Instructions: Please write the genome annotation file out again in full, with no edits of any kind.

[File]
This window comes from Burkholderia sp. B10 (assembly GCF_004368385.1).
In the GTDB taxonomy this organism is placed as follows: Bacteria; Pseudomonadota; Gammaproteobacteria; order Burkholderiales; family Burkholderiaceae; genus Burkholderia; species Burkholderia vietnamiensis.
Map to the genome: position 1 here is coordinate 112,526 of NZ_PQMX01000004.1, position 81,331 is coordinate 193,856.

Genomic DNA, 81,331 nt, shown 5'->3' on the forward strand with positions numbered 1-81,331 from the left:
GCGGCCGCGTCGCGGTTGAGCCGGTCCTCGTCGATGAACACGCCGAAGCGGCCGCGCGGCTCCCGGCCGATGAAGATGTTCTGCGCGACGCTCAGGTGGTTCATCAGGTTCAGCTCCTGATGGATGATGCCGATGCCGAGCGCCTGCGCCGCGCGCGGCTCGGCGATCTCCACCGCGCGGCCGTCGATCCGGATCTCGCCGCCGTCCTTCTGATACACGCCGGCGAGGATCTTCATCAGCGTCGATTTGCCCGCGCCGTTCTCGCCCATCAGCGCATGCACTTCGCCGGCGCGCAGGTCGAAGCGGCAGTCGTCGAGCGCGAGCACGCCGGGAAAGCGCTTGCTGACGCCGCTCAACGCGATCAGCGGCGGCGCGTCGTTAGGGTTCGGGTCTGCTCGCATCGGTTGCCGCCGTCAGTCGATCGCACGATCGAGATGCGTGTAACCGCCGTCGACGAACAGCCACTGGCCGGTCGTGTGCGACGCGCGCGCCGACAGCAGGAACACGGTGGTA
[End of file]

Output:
This window comes from Burkholderia sp. B10 (assembly GCF_004368385.1).
In the GTDB taxonomy this organism is placed as follows: Bacteria; Pseudomonadota; Gammaproteobacteria; order Burkholderiales; family Burkholderiaceae; genus Burkholderia; species Burkholderia vietnamiensis.
Map to the genome: position 1 here is coordinate 112,526 of NZ_PQMX01000004.1, position 81,331 is coordinate 193,856.

Genomic DNA, 81,331 nt, shown 5'->3' on the forward strand with positions numbered 1-81,331 from the left:
GCGGCCGCGTCGCGGTTGAGCCGGTCCTCGTCGATGAACACGCCGAAGCGGCCGCGCGGCTCCCGGCCGATGAAGATGTTCTGCGCGACGCTCAGGTGGTTCATCAGGTTCAGCTCCTGATGGATGATGCCGATGCCGAGCGCCTGCGCCGCGCGCGGCTCGGCGATCTCCACCGCGCGGCCGTCGATCCGGATCTCGCCGCCGTCCTTCTGATACACGCCGGCGAGGATCTTCATCAGCGTCGATTTGCCCGCGCCGTTCTCGCCCATCAGCGCATGCACTTCGCCGGCGCGCAGGTCGAAGCGGCAGTCGTCGAGCGCGAGCACGCCGGGAAAGCGCTTGCTGACGCCGCTCAACGCGATCAGCGGCGGCGCGTCGTTAGGGTTCGGGTCTGCTCGCATCGGTTGCCGCCGTCAGTCGATCGCACGATCGAGATGCGTGTAACCGCCGTCGACGAACAGCCACTGGCCGGTCGTGTGCGACGCGCGCGCCGACAGCAGGAACACGGTGGTA